In a 13x9 baking pan, place about ¾ cup of the sauce in the bottom of the pan and spread it out to cover the entire bottom. Boil the lasagna noodles if you are not using the no-boil kind. If you are using the Barilla noodles, place 6 noodles in one layer, covering the whole pan.  Add about a cup of sauce and spread on the noodles, making sure they all are covered in sauce.  Add more sauce if you need to in order to cover the noodles.  Place a fourth of the eggplant on the tomato sauce, a fourth of the ricotta salata and a few of the basil leaves for one layer.  Repeat three times more.  For the last layer, place 6 noodles on top and cover with the remaining sauce.  Sprinkle with the mozzarella and oregano.  Cover tightly with nonstick foil or use regular foil, spraying the underside with cooking spray.  

Bake for about 45 minutes at 350 degrees F. .  Remove foil and bake another 15 minutes.  Remove from oven and let sit for about 15 minutes before slicing to serve. 


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Reader Comments (17)

What a great idea to roast the eggplant instead of frying-certainly less mess as well as healthier-wonderful recipe!

February 25, 2014 | Unregistered CommenterLaney (Ortensia Blu)

This looks FABULOUS! I love eggplant. I've also learned a trick to HEAVILY salt eggplant for awhile before cooking to draw some of the bitterness out. You rinse and pat dry after the salt does its work and the eggplant that you get is sweet and creamy and fabulous.

February 25, 2014 | Unregistered CommenterThe Chardonnay Kitchen

Hi Elaine, First let me say i love your blog, and have made many of your delicious recipes. I am wondering where the nice wine glass is from (hoping I can purchase them somewhere :). Thanks -Kim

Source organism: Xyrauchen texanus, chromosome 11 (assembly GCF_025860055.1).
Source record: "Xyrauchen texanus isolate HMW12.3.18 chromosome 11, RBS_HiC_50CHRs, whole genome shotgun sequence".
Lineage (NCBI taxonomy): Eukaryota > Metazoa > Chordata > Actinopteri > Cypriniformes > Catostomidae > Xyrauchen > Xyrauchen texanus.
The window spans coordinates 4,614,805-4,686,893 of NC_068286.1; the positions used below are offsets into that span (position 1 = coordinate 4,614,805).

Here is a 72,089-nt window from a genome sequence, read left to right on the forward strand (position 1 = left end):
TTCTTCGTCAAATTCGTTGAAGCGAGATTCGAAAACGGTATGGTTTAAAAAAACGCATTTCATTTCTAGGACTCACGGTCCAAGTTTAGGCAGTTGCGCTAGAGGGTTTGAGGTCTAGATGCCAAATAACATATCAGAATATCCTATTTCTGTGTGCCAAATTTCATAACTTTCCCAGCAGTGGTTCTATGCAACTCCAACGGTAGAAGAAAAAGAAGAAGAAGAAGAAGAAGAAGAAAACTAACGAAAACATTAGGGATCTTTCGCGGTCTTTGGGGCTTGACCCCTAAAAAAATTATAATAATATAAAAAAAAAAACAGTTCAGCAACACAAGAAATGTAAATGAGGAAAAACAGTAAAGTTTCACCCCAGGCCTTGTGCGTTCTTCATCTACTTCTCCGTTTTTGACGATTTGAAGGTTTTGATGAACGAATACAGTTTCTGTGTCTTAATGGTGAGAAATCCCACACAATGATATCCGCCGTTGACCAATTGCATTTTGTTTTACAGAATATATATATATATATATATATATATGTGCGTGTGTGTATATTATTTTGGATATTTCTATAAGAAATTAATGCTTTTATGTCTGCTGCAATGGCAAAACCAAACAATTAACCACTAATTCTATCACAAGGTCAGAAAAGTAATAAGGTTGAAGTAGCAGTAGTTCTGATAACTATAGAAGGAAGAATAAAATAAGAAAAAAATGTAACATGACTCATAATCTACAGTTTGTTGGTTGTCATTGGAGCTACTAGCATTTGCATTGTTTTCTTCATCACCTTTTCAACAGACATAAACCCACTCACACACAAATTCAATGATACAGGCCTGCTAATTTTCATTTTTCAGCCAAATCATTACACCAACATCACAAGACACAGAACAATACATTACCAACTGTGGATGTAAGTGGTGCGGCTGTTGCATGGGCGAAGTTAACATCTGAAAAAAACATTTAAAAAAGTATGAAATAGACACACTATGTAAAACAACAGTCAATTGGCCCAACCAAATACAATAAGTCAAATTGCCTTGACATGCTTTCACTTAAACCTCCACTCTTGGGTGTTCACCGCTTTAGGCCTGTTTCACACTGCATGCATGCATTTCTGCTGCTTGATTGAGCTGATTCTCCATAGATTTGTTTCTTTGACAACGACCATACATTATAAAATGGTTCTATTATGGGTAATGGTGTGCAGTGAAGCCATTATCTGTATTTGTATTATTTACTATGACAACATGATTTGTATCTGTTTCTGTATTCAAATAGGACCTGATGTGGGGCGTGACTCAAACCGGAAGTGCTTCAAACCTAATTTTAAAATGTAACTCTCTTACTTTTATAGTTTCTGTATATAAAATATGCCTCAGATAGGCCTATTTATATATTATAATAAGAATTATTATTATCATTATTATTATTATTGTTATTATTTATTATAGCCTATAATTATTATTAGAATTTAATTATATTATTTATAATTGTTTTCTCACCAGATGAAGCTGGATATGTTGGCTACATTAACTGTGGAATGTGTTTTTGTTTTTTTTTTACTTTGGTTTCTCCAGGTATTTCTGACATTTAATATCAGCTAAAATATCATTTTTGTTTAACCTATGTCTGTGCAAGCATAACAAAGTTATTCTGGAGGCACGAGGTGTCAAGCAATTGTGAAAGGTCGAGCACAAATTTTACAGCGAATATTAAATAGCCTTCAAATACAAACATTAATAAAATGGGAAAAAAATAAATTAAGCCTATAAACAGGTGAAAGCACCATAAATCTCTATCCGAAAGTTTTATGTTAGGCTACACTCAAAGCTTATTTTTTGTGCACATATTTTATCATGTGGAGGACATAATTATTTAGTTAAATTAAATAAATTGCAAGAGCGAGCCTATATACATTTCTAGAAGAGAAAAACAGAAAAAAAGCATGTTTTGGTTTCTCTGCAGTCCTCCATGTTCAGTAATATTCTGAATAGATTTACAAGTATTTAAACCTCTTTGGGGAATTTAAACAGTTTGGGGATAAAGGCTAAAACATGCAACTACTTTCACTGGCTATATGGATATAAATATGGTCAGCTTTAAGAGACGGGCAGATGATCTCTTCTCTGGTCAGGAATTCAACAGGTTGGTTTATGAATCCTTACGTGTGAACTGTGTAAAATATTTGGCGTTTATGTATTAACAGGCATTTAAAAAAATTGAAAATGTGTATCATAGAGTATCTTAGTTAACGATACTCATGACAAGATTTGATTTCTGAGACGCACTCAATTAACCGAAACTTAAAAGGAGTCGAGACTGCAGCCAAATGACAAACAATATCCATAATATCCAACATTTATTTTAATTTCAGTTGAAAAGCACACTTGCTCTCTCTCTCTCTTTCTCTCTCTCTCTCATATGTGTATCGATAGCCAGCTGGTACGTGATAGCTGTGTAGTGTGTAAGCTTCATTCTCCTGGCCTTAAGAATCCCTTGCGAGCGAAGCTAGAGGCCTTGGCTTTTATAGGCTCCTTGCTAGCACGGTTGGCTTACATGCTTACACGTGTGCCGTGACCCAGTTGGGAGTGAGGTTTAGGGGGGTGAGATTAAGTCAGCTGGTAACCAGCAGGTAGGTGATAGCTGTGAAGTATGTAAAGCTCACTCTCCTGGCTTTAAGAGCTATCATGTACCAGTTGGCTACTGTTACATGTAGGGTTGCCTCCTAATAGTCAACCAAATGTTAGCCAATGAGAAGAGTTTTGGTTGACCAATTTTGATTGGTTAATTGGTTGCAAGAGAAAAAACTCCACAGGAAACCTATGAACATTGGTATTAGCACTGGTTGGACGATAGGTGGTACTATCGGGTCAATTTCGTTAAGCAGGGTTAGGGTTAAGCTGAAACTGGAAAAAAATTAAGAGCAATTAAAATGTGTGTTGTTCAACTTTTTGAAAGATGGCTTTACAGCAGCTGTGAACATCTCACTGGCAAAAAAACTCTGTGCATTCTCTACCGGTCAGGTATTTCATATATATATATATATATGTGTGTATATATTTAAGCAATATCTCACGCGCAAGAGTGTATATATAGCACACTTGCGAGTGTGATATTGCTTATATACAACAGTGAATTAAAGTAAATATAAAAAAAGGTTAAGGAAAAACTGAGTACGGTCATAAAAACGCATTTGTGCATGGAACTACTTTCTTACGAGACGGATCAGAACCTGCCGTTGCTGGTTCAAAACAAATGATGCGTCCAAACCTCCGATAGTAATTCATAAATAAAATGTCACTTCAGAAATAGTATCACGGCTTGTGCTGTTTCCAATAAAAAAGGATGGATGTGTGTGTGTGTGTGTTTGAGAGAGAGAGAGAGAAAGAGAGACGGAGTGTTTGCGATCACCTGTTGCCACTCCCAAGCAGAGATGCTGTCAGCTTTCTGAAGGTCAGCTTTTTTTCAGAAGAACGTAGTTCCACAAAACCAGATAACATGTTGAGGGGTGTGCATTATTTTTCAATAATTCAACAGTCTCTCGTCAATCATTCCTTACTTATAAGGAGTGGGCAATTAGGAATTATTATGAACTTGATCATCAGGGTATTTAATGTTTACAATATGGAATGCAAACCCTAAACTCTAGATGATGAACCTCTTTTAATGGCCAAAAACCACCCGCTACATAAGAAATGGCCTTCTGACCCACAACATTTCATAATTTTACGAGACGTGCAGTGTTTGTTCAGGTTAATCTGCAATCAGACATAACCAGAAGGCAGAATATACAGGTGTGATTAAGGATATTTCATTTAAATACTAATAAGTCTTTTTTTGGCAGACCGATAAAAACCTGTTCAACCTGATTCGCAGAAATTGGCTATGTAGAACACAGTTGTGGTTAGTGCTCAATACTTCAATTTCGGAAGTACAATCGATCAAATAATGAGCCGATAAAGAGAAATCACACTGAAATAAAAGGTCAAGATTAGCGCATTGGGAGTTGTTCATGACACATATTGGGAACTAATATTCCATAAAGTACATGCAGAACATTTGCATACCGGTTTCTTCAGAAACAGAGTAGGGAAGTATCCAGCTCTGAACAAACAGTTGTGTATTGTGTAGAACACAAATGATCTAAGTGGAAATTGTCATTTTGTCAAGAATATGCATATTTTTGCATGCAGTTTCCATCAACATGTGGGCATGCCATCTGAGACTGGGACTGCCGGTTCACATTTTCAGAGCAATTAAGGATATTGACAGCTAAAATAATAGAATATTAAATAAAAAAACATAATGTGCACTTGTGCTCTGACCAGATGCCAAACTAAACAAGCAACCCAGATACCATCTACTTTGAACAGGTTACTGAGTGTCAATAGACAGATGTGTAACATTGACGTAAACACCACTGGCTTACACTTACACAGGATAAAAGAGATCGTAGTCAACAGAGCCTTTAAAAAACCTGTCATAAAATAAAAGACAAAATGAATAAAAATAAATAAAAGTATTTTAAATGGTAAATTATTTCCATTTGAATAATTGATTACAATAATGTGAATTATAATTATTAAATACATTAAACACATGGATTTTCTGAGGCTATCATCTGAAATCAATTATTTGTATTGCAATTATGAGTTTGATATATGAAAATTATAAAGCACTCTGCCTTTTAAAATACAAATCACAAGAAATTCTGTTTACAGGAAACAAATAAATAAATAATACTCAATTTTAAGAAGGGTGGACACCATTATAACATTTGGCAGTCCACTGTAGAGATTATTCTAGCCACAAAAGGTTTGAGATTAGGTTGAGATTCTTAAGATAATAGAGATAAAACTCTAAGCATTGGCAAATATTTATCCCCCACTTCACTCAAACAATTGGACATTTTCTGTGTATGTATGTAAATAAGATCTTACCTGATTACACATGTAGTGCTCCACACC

February 25, 2014 | Unregistered Commenterkim

Hi Elaine,

This looks delicious! Is it possible to cut the ingredients in half to make a smaller dish?

February 25, 2014 | Unregistered CommenterAnne

Hi Elaine,
Your Pasta Norma recipe is one of our favorites, and this lasagne looks wonderful too. I noticed in your description of Pasta Norma that you mentioned capers as an ingredient. Do you add them? Your recipe doesn't include them. Sounds good though! Thanks for the wonderful blog. I have made many of your recipes from apps to dessert and have never been disappointed.

February 25, 2014 | Unregistered CommenterLisa

From The Italian Dish:

The Chardonnay Kitchen: Actually, I don't salt my eggplant anymore before cooking. There have been quite a few studies done on this old practice and they have shown that there is no benefit to that in relation to bitterness with modern eggplants. It ends up tasting the same. Harold McGee, the food science expert, says not to bother to salt eggplant. It would be interesting to do your own side by side comparison! Salting does, however, collapse the air pockets within the eggplant and that can be beneficial when frying in oil so it doesn't soak up quite so much.